Dawes Packets added to website

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In 1902, Jane Ridley, daughter of Paul and Matilda Higginbotham Willis, granddaughter of Sanford and Jane Holley Higginbotham applied for identification as a Mississippi Choctaw.

In this application, she states that her mother Matilda, was 1/2 Choctaw and that her father Paul, was also 1/2 Choctaw, making herself also 1/2 Choctaw.

Family legend has always provided us with the story that Jane Holley Higginbotham was full-blooded Indian, taken in and raised by the Holley’s as their own.

I’m not really surprised that her application was denied.  She didn’t have her ducks in a row, and I imagine in that day and time, it would not be easy to secure the records that she would have needed to prove this.

Do I think because they refused her application that she wasn’t 1/2 Choctaw?  Absolutely not.  I just think she didn’t have the means or the ability to prove it.

I would be interested to know what your opinion is after reading this packet.  I have several questions after reading it, but one of the main ones is that they nearly always refer to the Holley’s in this report as Holla’s, and I was wondering if anyone else had knowledge of this name or think that this is an error??

I have added her report for your review, and I will be adding those of her children in the days to come.  You can find the Dawes Packets from the menu above, or you can just follow this link:  Dawes Packets

Hoping for some feed back on this one!

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3 comments on “Dawes Packets added to website

  1. Susie, I sent you a private message on Facebook with my comments. I am very curious about the Holla, Holley names. Do you think the Holley’s were not related to her? I was thinking Holley may have been the Americanized version of Holla.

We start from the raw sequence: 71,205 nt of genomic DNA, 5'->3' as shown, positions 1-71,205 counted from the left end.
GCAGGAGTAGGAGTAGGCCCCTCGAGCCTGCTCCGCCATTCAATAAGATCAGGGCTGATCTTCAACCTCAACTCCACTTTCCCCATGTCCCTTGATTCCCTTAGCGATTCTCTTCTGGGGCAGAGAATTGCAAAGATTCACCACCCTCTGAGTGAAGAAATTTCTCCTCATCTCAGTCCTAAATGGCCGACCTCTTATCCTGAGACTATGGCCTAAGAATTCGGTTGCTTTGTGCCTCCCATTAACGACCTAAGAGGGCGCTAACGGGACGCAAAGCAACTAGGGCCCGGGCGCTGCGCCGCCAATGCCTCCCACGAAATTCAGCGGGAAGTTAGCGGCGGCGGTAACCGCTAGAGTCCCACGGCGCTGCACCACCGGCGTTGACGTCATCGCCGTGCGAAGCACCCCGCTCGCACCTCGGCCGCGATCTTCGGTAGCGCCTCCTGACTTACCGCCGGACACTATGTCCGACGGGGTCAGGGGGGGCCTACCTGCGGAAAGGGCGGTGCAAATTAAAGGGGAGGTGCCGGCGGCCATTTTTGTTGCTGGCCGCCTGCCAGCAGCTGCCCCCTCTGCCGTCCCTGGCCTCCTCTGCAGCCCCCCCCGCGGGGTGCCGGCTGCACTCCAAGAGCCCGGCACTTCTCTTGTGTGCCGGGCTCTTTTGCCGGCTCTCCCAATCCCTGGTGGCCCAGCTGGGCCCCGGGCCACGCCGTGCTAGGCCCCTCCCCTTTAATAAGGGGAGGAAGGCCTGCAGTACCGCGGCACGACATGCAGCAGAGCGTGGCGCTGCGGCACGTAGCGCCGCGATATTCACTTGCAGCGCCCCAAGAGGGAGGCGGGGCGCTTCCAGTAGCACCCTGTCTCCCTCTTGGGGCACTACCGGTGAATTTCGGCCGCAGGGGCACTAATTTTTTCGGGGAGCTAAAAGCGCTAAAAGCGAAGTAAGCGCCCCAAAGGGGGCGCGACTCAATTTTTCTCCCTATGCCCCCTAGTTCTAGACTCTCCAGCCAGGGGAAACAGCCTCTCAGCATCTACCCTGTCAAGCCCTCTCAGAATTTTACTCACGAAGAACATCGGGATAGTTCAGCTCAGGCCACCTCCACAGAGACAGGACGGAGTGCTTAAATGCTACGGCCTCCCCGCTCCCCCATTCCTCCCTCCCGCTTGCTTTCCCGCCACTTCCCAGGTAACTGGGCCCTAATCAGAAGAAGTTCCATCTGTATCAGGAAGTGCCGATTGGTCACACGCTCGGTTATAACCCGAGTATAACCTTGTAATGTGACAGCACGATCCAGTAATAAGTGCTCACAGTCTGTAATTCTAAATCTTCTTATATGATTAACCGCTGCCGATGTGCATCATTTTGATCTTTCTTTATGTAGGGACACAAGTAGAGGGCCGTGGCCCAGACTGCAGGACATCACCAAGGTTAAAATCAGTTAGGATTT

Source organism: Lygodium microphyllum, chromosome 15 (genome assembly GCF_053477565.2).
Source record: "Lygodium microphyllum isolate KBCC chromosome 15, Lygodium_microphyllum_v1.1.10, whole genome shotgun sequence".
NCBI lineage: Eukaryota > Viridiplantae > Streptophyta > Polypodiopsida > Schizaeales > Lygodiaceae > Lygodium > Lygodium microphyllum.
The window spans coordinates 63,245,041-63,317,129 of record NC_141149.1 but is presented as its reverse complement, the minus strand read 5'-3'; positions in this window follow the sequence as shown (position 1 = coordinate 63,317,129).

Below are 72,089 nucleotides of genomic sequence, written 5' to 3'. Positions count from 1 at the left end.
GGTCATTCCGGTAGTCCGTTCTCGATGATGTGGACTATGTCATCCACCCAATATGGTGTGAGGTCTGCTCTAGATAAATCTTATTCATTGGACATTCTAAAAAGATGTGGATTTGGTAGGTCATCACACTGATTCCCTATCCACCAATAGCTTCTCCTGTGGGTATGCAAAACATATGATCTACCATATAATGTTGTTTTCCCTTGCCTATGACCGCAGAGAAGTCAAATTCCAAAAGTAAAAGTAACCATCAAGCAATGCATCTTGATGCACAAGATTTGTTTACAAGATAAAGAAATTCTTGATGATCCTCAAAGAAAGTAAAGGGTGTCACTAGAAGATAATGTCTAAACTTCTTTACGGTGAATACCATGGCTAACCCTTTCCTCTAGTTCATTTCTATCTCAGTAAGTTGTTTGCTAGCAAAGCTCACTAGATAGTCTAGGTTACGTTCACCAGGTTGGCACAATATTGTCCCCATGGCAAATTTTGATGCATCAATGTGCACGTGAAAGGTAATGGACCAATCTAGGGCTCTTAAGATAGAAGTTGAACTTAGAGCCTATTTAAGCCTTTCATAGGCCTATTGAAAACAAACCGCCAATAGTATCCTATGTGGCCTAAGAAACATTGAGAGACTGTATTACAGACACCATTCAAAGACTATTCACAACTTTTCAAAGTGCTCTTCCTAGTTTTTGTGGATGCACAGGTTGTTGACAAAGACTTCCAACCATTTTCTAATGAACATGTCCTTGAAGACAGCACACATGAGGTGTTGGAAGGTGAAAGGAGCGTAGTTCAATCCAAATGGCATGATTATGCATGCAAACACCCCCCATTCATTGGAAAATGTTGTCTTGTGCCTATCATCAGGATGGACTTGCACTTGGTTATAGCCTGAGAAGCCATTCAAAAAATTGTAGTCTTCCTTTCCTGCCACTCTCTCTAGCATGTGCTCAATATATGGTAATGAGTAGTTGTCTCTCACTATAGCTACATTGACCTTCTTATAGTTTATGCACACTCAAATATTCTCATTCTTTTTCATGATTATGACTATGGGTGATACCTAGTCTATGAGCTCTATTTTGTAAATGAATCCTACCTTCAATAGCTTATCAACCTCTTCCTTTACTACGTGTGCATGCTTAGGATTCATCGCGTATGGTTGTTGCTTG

2. Agreed that it was not easy to prove identification.

    My own Chickasaw ancestors were approved for citizenship in the Chickasaw Nation. My ancestor’s file included an actual marriage certificate (no photocopies back then) and many, many sworn affidavits and depositions regarding relationship and lineage. Government paperwork has always been a headache, though it is kind of neat to read your ancestor’s own words in a transcribed document.

  3. My great grandmother, Georgia Ann Morris, was supposed to be Cherokee, but reportedly born in Kiowa, Choctaw Nation per the family bible. I could find some of the Morrises in Kiowa, but not Georgia Ann. She was apparently really born in Bossier Parish, LA to Thomas Morris of MO and Mary Hages Edwards of FL. The Edwards folks, if I have the correct line, had several Creek members in it. These folks apparently did not like census takers because the Morrises and Edwards are very hard to find and moved around a lot. My grandmother did not care for “indians” because she was cousins to Cynthia Ann Parker, and her mother-in-law was also kind of dark. The only nice thing she ever said about her was that Georgia had a beautiful voice singing in church. You can see the Native American in my grandfather with his blue-black hair, bronze skin, barrel chest, and that NA nose like the one on the old buffalo nickels. My DNA test does show some asian and Native American genes, but I have no idea what the percentage is or from what part of the country. Why grandma married a guy that looked so NA is one of those inconsistencies that drives me nuts trying to separate the facts from the myths.

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